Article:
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Renville County man returning to prison for second attempted murder conviction

OLIVIA -- Brian Denton, 51, of rural Redwood Falls will return to prison on his second conviction for attempted murder.

Denton pleaded guilty Thursday in District Court in Renville County to a charge of second-degree attempted murder. He admitted that he struck his wife, Connie, repeatedly over the head with a crowbar on the morning of April 4 in their home in southern Renville County.

Asked by the court if he intended to kill her, Denton replied: "By doing what I did, I suppose that's correct.''

In exchange for his guilty plea, charges of first-degree attempted murder and assault in the first degree were dismissed. The plea agreement calls for Denton to serve 139 months in prison, with credit for the 275 days he has served in jail since his arrest.

District Judge Randall Slieter ordered a pre-sentence investigation.

Sentencing guidelines offer a range of 278 to 391 months in prison based on the offense and Denton's prior misdemeanor convictions in Minnesota. They range from check forgery to domestic abuse, violating an order for protection and disorderly conduct, brawl or fight.

Denton was convicted in February 1977 for attempted murder - burglary in Franklin County, Ill., and served at least two years in prison, according to Laurence Stratton, assistant county attorney in Renville County. Records from Illinois show that Denton -- also known there by an alias of Robert Denton Bilbrook -- took a glass vase and struck a woman repeatedly in the head and face, Stratton said.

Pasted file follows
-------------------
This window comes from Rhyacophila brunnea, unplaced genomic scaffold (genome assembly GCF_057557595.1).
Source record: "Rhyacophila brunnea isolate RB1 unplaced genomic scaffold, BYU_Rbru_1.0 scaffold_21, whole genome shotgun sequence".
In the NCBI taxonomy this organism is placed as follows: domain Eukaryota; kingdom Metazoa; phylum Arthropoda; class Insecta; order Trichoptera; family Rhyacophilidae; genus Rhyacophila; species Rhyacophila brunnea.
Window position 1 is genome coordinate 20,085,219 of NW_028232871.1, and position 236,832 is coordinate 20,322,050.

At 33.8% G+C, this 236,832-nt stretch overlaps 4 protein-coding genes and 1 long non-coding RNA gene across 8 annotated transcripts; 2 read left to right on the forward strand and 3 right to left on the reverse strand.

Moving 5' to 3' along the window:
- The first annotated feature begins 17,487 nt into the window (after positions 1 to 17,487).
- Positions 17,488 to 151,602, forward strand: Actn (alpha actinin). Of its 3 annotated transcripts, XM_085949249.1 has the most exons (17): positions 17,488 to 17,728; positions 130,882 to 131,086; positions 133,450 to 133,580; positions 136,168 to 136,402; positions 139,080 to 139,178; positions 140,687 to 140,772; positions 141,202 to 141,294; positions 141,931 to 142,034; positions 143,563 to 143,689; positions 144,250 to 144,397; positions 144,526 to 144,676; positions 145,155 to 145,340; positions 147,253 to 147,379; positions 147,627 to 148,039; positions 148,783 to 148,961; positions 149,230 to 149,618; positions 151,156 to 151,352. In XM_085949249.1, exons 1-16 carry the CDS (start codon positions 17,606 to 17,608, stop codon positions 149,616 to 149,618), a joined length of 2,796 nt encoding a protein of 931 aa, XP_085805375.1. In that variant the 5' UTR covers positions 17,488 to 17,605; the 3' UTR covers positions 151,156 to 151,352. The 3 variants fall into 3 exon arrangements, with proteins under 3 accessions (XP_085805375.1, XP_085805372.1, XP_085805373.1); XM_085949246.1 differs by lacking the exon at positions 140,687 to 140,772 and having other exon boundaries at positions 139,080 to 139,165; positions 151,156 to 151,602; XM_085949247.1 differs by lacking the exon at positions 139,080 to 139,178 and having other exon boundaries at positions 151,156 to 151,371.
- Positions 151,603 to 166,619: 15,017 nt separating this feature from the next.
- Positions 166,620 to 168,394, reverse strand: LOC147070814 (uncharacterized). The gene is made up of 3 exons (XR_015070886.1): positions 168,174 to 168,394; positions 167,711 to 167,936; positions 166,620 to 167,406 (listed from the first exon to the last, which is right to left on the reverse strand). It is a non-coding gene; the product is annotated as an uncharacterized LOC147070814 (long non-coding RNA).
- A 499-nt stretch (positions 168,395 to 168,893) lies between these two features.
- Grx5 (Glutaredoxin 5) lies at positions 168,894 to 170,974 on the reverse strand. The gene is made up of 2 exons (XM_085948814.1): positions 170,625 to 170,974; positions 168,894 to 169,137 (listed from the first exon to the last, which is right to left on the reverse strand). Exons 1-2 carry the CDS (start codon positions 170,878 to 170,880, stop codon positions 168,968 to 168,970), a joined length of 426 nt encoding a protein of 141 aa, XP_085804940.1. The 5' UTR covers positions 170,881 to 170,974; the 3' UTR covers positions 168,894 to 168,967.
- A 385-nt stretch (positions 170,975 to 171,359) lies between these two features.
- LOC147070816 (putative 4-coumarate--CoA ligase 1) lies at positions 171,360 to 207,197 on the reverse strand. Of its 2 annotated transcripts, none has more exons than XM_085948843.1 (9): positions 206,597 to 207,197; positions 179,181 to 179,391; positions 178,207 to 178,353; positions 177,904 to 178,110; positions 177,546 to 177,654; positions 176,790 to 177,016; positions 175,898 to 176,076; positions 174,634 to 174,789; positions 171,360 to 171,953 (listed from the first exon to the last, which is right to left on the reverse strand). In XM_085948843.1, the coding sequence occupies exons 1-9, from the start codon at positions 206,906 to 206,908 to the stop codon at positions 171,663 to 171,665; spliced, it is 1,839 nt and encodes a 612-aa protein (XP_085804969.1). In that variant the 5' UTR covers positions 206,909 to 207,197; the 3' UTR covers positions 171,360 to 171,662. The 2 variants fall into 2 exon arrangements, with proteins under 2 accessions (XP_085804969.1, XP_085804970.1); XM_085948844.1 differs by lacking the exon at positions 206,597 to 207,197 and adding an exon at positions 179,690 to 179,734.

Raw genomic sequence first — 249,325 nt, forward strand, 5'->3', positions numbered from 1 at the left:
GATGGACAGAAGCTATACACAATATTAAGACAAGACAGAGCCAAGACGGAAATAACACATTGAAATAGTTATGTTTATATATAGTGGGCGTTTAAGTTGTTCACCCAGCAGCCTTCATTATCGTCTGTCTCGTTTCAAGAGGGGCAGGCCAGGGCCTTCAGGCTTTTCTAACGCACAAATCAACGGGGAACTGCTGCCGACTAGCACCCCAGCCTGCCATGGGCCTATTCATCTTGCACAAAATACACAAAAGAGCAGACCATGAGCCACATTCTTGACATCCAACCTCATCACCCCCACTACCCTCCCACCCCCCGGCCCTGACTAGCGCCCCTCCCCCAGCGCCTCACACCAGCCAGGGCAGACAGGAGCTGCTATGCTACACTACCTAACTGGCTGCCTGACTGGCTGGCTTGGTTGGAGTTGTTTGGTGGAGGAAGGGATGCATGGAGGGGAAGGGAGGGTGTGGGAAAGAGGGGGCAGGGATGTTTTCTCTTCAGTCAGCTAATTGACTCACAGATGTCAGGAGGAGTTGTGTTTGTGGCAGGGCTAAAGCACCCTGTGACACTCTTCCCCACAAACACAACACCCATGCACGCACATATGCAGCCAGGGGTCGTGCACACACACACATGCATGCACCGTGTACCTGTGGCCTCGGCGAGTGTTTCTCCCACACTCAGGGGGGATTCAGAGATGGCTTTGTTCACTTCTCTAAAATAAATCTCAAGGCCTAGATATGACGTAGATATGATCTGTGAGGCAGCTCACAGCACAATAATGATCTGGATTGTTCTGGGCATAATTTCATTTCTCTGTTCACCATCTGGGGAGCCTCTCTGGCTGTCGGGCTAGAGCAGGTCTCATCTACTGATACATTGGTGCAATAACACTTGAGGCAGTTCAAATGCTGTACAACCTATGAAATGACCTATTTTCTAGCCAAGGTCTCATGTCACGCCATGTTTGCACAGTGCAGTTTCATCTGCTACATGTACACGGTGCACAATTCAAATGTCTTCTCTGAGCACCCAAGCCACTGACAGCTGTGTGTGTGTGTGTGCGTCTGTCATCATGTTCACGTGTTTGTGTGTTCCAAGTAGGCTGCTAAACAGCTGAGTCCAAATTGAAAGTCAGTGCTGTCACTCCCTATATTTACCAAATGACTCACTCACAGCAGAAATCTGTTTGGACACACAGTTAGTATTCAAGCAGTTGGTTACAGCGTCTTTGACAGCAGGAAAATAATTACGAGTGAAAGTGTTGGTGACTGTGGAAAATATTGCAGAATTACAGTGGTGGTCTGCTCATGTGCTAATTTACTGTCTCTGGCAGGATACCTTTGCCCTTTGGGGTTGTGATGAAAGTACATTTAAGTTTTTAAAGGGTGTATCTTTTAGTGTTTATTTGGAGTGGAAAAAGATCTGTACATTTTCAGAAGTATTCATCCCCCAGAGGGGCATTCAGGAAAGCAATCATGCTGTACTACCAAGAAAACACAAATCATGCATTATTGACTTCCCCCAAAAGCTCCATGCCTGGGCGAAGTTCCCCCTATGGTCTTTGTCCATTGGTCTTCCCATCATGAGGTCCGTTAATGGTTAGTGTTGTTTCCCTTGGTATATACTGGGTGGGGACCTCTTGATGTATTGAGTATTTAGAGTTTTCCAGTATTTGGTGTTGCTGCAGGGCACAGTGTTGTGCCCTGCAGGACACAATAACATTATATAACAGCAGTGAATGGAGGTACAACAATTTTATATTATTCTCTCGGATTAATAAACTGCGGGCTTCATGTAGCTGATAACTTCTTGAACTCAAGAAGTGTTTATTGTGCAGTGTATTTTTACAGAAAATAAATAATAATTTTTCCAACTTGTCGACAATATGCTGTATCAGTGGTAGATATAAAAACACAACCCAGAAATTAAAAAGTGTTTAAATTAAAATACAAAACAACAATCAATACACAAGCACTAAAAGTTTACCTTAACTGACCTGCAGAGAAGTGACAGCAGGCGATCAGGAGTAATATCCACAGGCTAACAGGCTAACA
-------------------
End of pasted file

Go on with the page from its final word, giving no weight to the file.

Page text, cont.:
In court Thursday, Denton said that he struck his wife over the head and face with a crowbar after an argument. After entering his guilty plea, he looked toward her and said he wanted to apologize. "I'm very, very sorry for what happened and I will pay for it,'' he said.

After the proceedings, Connie Denton said she believes her husband deserves life in prison for the offense. Denton said she agreed to the plea bargain due to her mistrust of the system. She feared that he might not be convicted in a jury trial.

The certainty of a conviction and prison time -- along with Connie Denton's consent -- led prosecutors to agree to the plea, Stratton said after the proceedings. Due to the 31 years of elapsed time, the Illinois conviction could not have been used to significantly influence court proceedings or sentencing in Minnesota, he said.

Denton said she remains fearful that her husband will attempt to seek her out after his release. She said his characterization of what happened on April 4 as an "argument'' reflects his continued practice of placing blame on her.

She said doctors told her that it was a miracle that she had survived the assault. She said she suffered 14 lacerations to her head and face; four of them were pointed out in court testimony due to their severity. Doctors rebuilt an eye socket and parts of her skull with plastic and titanium due to the multiple bone fractures.

Two of her fingers on her left hand were broken and permanently disabled while she attempted to defend herself against blows from the crowbar.

She suffers some short-term memory loss as a result of the injuries, but said she has otherwise made a good recovery.

Along with striking his wife with the crowbar, the complaint charged that Brian Denton attempted to strangle her. The assault occurred shortly after 9 a.m., but Denton did not bring his wife to seek medical attention in Redwood Falls until 1:30 p.m. The complaint charged that he brought her only after she agreed to a cover story that she had been assaulted by an unknown intruder.

Connie Denton said that her husband had not come home on the night preceding the assault. He had been drinking and in a motor vehicle accident. She said she was in their bedroom and questioning him about what happened when she turned away to brush her hair. The complaint charges that he had hid the crowbar in his jacket and suddenly attacked her with it.

Denton said her husband of 13 years had been physically abusive to her for nearly two years. The situation had become aggravated when she made known her desire for a divorce.

Denton said she is still seeking a divorce, but currently does not have the money to complete it.